RODEO -- The John Swett School District took the first step in replacing its aging middle school April 9, when the board commissioned a poll that will test the community's receptiveness to placing a $50 million bond measure on the November ballot.

After a long period of indecision, the board recently gave up on the idea of retrofitting Carquinez Middle School in Crockett because it would cost between $5 million and $6 million more than building a new school, according to district Superintendent Rob Stockberger.

A seismic study released last fall recommended that the nearly 100-year-old building be brought up to earthquake standards, he said.

"Although the building isn't in imminent danger of collapse (in an earthquake), there were many serious concerns about its structure," Stockberger said.

The middle school has an outdated electrical system and the gymnasium cannot be retrofitted and would have to be torn down.

"You don't just go in and do a mini renovation -- you have to bring everything up to code," Stockberger said. "There would be no option but to do the total renovation."

The new school would be built on the other side of the 5.7-acre middle school property, away from the existing school, which would remain in use during construction.

After the new school is completed, the old building would be torn down and a new gymnasium would be built on the site that would be used by the middle school and John Swett High School, which is directly across the street.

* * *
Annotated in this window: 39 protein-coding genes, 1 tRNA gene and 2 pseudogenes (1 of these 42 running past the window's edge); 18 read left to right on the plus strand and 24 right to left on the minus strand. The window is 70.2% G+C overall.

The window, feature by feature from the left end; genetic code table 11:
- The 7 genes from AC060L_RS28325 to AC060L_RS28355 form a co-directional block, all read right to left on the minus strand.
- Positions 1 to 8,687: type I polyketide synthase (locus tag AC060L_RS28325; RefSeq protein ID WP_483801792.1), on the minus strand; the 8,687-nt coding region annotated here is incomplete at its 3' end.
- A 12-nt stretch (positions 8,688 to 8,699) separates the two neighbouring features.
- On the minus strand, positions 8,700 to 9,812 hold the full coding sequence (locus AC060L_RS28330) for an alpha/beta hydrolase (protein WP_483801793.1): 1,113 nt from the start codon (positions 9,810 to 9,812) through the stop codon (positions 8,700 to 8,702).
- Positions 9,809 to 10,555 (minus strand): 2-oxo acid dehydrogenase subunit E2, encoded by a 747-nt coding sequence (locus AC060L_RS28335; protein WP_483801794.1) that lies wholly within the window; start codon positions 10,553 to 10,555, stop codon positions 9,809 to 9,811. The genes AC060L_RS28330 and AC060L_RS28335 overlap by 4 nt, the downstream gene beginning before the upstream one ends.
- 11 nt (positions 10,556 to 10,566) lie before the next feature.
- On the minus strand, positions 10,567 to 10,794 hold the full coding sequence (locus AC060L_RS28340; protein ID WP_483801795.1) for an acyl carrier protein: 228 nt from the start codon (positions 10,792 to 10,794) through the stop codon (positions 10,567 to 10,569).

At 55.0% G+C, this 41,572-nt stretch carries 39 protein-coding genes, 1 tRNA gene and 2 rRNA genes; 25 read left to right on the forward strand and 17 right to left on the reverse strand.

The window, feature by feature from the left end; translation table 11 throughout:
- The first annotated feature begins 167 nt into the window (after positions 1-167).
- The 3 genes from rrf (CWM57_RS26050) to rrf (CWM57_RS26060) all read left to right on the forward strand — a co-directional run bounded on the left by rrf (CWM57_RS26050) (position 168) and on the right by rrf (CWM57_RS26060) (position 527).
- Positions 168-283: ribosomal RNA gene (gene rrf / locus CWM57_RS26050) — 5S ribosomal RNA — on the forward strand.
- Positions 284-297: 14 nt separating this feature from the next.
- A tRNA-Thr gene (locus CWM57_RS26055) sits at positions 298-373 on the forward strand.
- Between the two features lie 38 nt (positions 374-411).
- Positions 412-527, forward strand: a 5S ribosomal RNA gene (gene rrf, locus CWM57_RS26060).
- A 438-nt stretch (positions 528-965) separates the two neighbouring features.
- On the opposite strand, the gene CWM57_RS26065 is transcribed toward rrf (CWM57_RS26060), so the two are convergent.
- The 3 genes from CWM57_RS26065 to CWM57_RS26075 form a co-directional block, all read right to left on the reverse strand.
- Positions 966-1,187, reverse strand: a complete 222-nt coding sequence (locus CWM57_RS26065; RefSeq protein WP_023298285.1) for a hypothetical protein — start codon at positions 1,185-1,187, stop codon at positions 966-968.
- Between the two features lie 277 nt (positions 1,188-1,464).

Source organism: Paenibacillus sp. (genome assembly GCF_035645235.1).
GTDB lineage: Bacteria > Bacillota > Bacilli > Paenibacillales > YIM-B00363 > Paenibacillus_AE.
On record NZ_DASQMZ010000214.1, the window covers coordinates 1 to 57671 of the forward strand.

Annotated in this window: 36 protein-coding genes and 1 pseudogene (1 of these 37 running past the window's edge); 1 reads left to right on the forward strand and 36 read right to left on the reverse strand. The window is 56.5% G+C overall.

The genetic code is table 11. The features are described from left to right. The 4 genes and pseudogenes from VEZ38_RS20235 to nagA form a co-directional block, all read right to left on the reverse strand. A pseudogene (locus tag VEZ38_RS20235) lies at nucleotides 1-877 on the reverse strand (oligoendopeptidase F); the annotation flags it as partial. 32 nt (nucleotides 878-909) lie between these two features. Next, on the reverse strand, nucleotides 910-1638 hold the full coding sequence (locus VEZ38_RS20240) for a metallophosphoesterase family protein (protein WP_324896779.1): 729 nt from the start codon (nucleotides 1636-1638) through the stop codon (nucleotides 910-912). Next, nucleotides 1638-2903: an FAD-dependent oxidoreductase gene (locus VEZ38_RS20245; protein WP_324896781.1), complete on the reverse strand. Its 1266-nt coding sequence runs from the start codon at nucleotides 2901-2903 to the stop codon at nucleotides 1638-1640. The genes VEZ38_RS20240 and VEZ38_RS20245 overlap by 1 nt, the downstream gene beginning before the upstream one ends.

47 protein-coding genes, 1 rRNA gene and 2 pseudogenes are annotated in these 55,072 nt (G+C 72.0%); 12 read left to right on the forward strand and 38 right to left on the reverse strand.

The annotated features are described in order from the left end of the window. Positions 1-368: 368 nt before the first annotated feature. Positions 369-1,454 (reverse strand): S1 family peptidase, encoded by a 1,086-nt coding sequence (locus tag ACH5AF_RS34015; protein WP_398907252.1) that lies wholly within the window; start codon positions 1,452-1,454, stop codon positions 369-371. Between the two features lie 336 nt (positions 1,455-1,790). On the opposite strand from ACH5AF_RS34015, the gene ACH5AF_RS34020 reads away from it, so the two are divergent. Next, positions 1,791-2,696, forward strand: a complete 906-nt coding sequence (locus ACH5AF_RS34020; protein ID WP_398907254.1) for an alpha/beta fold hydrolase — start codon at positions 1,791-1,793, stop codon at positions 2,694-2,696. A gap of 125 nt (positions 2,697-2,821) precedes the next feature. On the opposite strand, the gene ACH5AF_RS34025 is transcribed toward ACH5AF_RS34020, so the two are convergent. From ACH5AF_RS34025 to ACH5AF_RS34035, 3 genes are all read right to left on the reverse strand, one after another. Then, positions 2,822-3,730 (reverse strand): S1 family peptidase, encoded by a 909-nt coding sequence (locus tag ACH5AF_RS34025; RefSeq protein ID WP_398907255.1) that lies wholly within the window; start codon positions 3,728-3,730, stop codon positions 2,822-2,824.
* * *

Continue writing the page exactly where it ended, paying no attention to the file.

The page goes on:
The bond measure would earmark $39 million to be used for the middle school construction and $11 million to complete a renovation of the high school.

The cost of rebuilding the high school was originally estimated at $40 million. The district has received about $10 million above that but still needs another $11 million to complete the work, said district financial adviser Paul Disario.

"There was considerable unforeseen damage to the brick exterior of the entire campus and toxic soil was discovered that needed to be cleaned up," Disario said. "We received money to fix some of it, but not enough."

Stockberger said he plans to have the district's polling firm present the survey results at the May 14 school board meeting.

The bond measure would need a 55 percent vote to pass, but recent district school bonds have received votes more than 70 percent majorities, Disario said.

Property owners would be charged about $60 per $100,000 in assessed valuation, he said.

"The district has been very successful with bonds in the past," Disario said. "We really don't have a Plan B at this point (if the poll results are negative)."

The district, with headquarters in Rodeo, also operates Willow Continuation High School in Crockett and Rodeo Hills Elementary School in Rodeo.